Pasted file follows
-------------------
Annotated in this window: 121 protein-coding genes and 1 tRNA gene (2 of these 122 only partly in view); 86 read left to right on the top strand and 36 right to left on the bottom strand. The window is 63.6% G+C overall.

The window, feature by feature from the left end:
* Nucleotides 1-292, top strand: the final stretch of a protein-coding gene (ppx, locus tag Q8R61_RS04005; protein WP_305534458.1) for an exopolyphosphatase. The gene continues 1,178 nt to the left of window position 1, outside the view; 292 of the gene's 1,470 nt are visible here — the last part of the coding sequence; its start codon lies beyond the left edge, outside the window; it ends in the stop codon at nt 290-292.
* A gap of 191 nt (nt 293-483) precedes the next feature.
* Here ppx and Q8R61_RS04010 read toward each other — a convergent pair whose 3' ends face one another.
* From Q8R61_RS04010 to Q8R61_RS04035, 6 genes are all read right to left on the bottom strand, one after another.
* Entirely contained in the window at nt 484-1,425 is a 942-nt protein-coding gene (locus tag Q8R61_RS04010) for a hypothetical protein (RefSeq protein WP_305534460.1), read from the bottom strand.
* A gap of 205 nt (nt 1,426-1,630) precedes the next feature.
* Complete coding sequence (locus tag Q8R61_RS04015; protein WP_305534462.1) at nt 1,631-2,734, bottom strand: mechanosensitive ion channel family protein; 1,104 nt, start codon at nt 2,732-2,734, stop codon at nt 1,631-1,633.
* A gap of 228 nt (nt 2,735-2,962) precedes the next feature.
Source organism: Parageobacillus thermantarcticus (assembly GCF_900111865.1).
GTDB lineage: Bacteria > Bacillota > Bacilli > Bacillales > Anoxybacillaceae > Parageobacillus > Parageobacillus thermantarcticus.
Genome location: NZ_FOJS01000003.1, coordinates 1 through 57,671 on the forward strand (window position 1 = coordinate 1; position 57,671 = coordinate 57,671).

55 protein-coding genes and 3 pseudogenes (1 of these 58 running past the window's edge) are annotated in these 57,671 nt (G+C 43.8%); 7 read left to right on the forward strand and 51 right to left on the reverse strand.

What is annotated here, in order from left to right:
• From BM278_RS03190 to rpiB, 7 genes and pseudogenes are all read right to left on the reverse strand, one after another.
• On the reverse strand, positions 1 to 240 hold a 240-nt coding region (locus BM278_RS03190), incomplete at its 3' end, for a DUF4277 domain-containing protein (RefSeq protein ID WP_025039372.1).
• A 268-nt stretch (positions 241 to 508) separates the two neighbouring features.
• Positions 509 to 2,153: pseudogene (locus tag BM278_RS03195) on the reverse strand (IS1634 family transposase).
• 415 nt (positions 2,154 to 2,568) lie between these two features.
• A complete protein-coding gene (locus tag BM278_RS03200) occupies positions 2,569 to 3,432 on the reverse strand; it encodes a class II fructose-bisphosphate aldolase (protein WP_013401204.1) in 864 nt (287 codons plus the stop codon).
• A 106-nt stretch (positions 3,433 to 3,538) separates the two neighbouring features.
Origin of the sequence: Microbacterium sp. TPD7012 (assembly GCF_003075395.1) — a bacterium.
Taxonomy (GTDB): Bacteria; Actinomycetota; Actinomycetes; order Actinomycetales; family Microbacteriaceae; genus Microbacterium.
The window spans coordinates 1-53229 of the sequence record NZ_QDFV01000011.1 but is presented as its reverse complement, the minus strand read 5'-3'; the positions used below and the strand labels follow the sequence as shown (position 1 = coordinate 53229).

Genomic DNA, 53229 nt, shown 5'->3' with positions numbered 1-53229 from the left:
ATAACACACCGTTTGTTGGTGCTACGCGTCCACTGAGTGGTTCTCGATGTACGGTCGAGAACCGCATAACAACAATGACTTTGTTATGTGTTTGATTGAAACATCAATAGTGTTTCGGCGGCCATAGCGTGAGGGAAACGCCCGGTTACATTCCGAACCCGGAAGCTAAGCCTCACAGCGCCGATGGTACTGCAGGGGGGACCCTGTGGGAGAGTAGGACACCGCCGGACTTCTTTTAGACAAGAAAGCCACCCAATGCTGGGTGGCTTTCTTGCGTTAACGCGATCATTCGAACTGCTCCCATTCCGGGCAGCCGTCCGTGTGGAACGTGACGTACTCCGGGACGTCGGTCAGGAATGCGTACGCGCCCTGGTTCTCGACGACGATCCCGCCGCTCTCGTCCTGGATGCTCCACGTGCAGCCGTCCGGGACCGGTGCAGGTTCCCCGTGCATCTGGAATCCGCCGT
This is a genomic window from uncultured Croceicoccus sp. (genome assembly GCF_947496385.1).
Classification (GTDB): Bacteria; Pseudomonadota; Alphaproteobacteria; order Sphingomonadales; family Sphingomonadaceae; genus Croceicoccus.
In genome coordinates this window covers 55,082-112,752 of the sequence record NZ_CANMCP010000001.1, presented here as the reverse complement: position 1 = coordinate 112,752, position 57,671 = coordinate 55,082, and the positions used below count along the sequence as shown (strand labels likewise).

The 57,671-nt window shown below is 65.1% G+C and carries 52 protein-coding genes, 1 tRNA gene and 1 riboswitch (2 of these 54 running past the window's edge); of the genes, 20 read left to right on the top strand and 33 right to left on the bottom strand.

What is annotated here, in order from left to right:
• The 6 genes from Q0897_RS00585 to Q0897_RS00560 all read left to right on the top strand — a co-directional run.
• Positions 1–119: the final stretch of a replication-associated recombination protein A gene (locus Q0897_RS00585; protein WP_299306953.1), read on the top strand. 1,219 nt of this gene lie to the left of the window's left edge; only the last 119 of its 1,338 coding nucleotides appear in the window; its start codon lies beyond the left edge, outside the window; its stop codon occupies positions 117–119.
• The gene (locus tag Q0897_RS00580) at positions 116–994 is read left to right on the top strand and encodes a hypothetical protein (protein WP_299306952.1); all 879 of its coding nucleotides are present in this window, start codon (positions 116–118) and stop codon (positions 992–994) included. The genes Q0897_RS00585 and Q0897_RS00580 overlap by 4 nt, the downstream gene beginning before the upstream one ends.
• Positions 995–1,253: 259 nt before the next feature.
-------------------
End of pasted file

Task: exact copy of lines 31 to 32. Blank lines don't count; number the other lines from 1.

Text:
The 57,671-nt window shown below is 65.1% G+C and carries 52 protein-coding genes, 1 tRNA gene and 1 riboswitch (2 of these 54 running past the window's edge); of the genes, 20 read left to right on the top strand and 33 right to left on the bottom strand.

What is annotated here, in order from left to right: